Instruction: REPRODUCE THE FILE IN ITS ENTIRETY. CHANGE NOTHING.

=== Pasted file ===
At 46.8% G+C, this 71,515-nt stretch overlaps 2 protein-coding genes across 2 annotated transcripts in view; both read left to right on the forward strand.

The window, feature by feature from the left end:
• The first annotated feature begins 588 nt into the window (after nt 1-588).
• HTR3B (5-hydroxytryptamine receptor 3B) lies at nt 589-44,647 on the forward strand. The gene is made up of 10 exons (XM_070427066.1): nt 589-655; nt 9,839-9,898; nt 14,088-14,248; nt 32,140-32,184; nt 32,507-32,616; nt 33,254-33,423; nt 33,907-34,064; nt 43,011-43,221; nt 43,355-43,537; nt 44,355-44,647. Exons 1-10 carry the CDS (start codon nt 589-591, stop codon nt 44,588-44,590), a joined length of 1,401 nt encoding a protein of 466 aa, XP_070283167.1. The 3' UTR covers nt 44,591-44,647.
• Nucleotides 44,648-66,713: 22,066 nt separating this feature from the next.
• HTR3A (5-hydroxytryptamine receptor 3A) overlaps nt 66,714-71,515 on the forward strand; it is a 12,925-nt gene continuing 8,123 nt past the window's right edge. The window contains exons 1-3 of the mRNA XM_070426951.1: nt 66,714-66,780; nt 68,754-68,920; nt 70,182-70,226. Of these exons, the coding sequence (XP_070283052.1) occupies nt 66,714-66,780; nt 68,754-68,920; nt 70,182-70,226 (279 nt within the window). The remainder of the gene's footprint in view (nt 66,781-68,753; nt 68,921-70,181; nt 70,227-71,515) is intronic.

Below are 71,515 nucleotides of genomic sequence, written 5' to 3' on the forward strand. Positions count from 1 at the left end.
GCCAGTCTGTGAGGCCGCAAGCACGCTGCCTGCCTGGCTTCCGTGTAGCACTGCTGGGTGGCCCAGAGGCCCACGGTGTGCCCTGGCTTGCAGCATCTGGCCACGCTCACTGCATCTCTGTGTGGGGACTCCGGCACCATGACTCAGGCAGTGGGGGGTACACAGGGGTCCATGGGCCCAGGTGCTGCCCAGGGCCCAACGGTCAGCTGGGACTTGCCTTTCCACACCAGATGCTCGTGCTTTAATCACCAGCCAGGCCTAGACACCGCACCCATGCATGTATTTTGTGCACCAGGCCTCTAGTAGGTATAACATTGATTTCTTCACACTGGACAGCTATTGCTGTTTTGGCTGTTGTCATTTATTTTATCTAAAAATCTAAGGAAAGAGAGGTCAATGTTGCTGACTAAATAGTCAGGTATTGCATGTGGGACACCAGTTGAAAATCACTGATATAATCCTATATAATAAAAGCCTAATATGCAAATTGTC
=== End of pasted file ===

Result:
At 46.8% G+C, this 71,515-nt stretch overlaps 2 protein-coding genes across 2 annotated transcripts in view; both read left to right on the forward strand.

The window, feature by feature from the left end:
• The first annotated feature begins 588 nt into the window (after nt 1-588).
• HTR3B (5-hydroxytryptamine receptor 3B) lies at nt 589-44,647 on the forward strand. The gene is made up of 10 exons (XM_070427066.1): nt 589-655; nt 9,839-9,898; nt 14,088-14,248; nt 32,140-32,184; nt 32,507-32,616; nt 33,254-33,423; nt 33,907-34,064; nt 43,011-43,221; nt 43,355-43,537; nt 44,355-44,647. Exons 1-10 carry the CDS (start codon nt 589-591, stop codon nt 44,588-44,590), a joined length of 1,401 nt encoding a protein of 466 aa, XP_070283167.1. The 3' UTR covers nt 44,591-44,647.
• Nucleotides 44,648-66,713: 22,066 nt separating this feature from the next.
• HTR3A (5-hydroxytryptamine receptor 3A) overlaps nt 66,714-71,515 on the forward strand; it is a 12,925-nt gene continuing 8,123 nt past the window's right edge. The window contains exons 1-3 of the mRNA XM_070426951.1: nt 66,714-66,780; nt 68,754-68,920; nt 70,182-70,226. Of these exons, the coding sequence (XP_070283052.1) occupies nt 66,714-66,780; nt 68,754-68,920; nt 70,182-70,226 (279 nt within the window). The remainder of the gene's footprint in view (nt 66,781-68,753; nt 68,921-70,181; nt 70,227-71,515) is intronic.

Below are 71,515 nucleotides of genomic sequence, written 5' to 3' on the forward strand. Positions count from 1 at the left end.
GCCAGTCTGTGAGGCCGCAAGCACGCTGCCTGCCTGGCTTCCGTGTAGCACTGCTGGGTGGCCCAGAGGCCCACGGTGTGCCCTGGCTTGCAGCATCTGGCCACGCTCACTGCATCTCTGTGTGGGGACTCCGGCACCATGACTCAGGCAGTGGGGGGTACACAGGGGTCCATGGGCCCAGGTGCTGCCCAGGGCCCAACGGTCAGCTGGGACTTGCCTTTCCACACCAGATGCTCGTGCTTTAATCACCAGCCAGGCCTAGACACCGCACCCATGCATGTATTTTGTGCACCAGGCCTCTAGTAGGTATAACATTGATTTCTTCACACTGGACAGCTATTGCTGTTTTGGCTGTTGTCATTTATTTTATCTAAAAATCTAAGGAAAGAGAGGTCAATGTTGCTGACTAAATAGTCAGGTATTGCATGTGGGACACCAGTTGAAAATCACTGATATAATCCTATATAATAAAAGCCTAATATGCAAATTGTC